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Industrial Manslaughter Laws in Queensland

Industrial Manslaughter Laws in Queensland

A blast rang out at the Grosvenor coalmine in Moranbah, Queensland, about 180 kilometres south-west of Mackay on Wednesday 6th May 2020.

Five men were airlifted to Brisbane after a suspected gas ignition left four of them in critical condition and one stable with significant upper torso and airway burns.  The explosion left the mining industry reeling, only months after Queensland mining was reported to be caught in a “fatality cycle”.

It had been more than a decade since an explosion like this in Queensland Mining, but we need to be open and honest here, with so many incidents and extensive enquiries into a range of issues in the resources and mining industry in the past 19 months, it was only a matter of time before history repeated itself.

There is no secret that mining is known as one of the most dangerous workplace environments and Australia has one of the largest mining industries in the world, but this is certainly no excuse to have a vast history of accidents and fatalities.

The law requires all employers to provide a high standard of health and safety at the workplace and to ensure their employees are not injured or harmed in their duty of work, but sadly, there are still  lives lost in the mining industry every year.

 

We discuss why the new laws have been put in place and what they are:

In the past two years Queensland had eight workers die, and a gas explosion in an underground coal mine has put five miners in hospital, so establishing industrial manslaughter as an offence was paramount to protect the 50,000 quarry and mining workers in Queensland.

On February 4, Queensland Parliament created the offence of industrial manslaughter to ensure senior company officers do all they can to create a safe mine site. The new law is in almost identical terms to that contained in the Work Health and Safety Act 2011 (Qld) (WHS Act) and is intended to ensure that there is consistency in how deaths of workers on Queensland worksites are treated.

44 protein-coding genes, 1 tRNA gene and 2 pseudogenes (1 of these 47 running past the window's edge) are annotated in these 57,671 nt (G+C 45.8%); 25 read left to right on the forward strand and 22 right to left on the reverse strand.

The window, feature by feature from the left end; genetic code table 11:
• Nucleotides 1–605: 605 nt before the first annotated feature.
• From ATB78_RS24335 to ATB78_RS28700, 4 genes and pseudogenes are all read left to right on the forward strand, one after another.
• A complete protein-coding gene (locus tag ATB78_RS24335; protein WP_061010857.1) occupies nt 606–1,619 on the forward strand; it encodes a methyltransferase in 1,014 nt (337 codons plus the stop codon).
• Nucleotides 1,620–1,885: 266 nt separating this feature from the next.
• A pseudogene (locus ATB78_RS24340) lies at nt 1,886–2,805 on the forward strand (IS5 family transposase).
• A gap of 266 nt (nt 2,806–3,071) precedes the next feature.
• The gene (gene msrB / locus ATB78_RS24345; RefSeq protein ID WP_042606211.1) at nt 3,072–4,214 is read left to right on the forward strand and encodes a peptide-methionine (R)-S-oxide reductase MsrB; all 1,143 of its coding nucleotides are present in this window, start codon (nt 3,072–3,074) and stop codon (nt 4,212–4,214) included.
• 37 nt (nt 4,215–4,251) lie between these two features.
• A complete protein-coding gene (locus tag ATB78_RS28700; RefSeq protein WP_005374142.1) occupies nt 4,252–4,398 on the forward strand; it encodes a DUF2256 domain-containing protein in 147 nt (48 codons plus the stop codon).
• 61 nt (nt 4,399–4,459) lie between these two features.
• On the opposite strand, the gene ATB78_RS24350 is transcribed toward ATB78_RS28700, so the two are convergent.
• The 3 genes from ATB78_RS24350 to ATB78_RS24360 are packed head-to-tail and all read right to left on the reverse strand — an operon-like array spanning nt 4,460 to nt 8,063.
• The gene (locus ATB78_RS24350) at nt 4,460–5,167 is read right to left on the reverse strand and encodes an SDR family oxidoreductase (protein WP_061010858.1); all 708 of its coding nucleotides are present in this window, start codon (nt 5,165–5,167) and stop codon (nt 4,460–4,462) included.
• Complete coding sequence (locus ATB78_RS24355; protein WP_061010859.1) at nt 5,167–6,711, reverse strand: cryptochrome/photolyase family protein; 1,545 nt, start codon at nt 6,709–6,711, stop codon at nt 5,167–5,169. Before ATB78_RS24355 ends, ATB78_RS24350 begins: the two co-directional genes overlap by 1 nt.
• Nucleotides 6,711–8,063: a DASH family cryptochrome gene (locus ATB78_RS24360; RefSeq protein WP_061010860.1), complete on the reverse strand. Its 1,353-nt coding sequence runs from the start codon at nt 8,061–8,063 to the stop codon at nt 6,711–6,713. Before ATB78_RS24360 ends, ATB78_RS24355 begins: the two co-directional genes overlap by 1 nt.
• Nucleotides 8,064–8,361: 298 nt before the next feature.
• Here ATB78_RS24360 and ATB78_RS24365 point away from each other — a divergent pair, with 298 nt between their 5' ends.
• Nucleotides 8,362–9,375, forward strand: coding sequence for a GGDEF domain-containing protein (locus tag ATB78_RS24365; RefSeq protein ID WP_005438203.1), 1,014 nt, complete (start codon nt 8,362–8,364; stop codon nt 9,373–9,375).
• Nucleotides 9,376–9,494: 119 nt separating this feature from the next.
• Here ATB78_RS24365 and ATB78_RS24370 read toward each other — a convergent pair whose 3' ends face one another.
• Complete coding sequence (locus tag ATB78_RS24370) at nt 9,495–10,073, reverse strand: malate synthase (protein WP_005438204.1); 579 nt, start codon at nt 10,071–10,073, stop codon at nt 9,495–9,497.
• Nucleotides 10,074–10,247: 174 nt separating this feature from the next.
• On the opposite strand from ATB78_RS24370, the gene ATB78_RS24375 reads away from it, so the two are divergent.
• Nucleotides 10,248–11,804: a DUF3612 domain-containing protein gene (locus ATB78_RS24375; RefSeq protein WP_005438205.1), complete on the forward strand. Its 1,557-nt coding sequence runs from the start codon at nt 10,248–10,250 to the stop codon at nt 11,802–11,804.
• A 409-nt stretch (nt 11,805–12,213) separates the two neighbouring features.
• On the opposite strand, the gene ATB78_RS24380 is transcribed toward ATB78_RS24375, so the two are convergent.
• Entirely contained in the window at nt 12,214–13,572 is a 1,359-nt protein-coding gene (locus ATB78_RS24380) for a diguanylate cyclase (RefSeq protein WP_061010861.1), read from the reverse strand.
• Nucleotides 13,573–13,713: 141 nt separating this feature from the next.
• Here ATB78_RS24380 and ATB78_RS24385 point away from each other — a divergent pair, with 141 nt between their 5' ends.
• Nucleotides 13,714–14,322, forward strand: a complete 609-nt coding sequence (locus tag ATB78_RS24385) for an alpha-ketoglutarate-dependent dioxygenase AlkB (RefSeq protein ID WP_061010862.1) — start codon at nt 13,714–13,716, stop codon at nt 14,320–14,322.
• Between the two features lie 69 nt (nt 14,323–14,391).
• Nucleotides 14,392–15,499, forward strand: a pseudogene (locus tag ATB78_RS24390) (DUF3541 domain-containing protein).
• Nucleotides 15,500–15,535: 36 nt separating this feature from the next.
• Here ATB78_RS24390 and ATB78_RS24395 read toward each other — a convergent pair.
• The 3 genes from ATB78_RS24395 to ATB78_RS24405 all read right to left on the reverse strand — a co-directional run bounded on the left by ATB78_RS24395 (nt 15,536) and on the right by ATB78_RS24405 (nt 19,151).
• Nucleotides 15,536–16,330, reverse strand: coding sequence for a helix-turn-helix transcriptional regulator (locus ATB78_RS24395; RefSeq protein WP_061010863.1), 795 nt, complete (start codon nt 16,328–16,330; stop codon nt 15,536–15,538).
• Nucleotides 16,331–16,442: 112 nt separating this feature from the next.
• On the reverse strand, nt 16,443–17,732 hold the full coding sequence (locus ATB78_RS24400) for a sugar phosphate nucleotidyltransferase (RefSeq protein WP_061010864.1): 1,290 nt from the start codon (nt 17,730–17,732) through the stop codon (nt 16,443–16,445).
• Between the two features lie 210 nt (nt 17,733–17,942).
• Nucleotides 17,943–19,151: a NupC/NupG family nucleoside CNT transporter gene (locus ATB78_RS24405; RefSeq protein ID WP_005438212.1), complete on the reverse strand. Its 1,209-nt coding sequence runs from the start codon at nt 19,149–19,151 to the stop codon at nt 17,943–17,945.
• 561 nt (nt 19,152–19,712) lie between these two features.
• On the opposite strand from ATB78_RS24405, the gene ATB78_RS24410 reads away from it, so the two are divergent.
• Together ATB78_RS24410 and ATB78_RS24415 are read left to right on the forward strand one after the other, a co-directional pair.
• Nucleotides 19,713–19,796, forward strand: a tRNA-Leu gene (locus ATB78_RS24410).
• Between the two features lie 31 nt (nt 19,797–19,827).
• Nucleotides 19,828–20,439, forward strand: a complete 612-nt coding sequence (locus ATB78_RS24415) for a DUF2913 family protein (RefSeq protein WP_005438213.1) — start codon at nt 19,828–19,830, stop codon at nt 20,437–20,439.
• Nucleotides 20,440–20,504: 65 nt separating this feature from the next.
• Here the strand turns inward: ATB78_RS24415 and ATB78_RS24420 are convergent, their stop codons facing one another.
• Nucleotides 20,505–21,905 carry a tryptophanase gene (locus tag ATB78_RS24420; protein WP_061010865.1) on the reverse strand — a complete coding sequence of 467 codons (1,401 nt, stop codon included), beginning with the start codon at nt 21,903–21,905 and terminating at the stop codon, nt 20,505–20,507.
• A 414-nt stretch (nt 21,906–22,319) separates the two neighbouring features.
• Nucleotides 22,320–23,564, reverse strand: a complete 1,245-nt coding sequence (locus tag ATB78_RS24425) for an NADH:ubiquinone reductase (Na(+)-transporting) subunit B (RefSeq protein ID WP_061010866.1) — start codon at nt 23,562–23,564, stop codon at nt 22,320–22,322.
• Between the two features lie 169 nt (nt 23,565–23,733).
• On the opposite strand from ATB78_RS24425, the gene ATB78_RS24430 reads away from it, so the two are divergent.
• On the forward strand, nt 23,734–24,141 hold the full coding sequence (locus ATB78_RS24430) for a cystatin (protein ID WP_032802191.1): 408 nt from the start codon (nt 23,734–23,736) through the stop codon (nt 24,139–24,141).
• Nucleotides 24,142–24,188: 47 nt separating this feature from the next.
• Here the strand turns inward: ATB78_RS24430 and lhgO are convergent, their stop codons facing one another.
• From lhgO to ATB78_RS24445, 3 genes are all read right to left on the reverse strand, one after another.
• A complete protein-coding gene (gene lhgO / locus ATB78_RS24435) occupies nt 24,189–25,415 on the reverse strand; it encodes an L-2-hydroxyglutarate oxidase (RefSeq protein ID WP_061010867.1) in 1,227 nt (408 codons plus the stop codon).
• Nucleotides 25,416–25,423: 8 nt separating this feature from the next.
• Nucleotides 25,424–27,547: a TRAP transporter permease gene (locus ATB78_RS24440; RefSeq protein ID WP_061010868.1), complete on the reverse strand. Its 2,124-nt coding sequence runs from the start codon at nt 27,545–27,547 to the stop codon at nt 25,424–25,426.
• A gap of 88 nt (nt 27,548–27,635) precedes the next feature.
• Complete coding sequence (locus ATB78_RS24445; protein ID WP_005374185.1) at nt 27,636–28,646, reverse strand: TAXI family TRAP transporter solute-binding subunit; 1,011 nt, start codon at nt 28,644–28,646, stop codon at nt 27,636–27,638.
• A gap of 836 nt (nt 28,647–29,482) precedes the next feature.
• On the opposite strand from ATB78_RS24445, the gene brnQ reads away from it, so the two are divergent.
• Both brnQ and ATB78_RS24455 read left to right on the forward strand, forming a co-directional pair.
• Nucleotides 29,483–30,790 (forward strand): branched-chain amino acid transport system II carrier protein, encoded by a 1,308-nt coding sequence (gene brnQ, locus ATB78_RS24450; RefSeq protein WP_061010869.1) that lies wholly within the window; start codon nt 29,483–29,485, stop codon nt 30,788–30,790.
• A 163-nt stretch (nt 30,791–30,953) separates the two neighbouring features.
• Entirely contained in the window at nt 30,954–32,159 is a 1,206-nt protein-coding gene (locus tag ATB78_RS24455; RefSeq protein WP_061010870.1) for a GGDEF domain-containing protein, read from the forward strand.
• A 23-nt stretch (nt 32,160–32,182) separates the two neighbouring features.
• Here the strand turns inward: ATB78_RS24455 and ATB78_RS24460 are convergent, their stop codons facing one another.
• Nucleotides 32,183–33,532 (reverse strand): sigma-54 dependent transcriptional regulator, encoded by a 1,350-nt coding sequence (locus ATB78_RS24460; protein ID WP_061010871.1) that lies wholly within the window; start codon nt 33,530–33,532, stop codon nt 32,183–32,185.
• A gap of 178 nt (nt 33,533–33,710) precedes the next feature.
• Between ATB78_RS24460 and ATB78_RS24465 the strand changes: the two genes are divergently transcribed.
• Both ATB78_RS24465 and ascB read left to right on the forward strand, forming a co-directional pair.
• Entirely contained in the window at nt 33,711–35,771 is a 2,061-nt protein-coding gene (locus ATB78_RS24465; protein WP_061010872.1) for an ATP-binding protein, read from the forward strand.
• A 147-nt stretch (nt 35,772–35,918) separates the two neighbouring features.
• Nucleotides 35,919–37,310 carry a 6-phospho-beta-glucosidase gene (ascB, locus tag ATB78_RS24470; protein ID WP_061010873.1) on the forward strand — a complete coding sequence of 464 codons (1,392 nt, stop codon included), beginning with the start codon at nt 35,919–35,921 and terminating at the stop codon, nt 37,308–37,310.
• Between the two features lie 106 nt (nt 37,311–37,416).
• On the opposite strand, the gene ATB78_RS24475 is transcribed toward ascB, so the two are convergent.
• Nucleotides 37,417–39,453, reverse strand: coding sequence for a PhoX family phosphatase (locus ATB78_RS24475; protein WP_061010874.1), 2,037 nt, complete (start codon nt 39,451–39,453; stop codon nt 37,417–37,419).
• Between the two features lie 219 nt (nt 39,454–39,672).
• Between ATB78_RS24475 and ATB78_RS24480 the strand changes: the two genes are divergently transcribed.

Safety is everyone’s responsibility, but it must be modeled from the top and now executives and senior officers could face penalties ranging up to $13 million and 20 years in jail when:

  • A worker dies in the course of carrying out work at the mine, or is injured in the course of carrying out work at the mine and later dies; and
  • the employer/senior officer’s conduct causes the death of the worker; and
  • the employer/senior officer’s conduct is negligent about causing the death of the worker by the conduct.
  • A person’s conduct causes death if it substantially contributes to the death.

 The new laws are part of a suite of sweeping mine safety and health reforms.

Those reforms include:

  • better detection and prevention of black lung, and an improved safety net for affected workers.
  • increased maximum penalties for offences to $4 million and powers for the regulator to issue fines without going to court.
  • statewide safety reset sessions for mine and quarry workers to refocus on health and safety
  • $35 million to deliver reforms to improve the safety and health of our mine workers
  • a commitment to tighter controls on mine dust levels
  • legislation to be debated today to establish an independent resources health and safety authority.
  • extra mines inspectors.

 

The new laws reinforce the importance of compliance with WHS duties and safety management systems. They are critical for all employee’s safety and send a strong message to employers that negligence causing death won’t be tolerated under any circumstances. They are not just about punishing the guilty, they are about making people accountable and providing a high standard of safety to help save mine workers lives.

 

This article does not constitute legal advice. Any such advice depends on the circumstances of each case. For legal advice please contact Brisbane Lawyers on 07 3422 4302.

 

Written By: Suzi Bidwell
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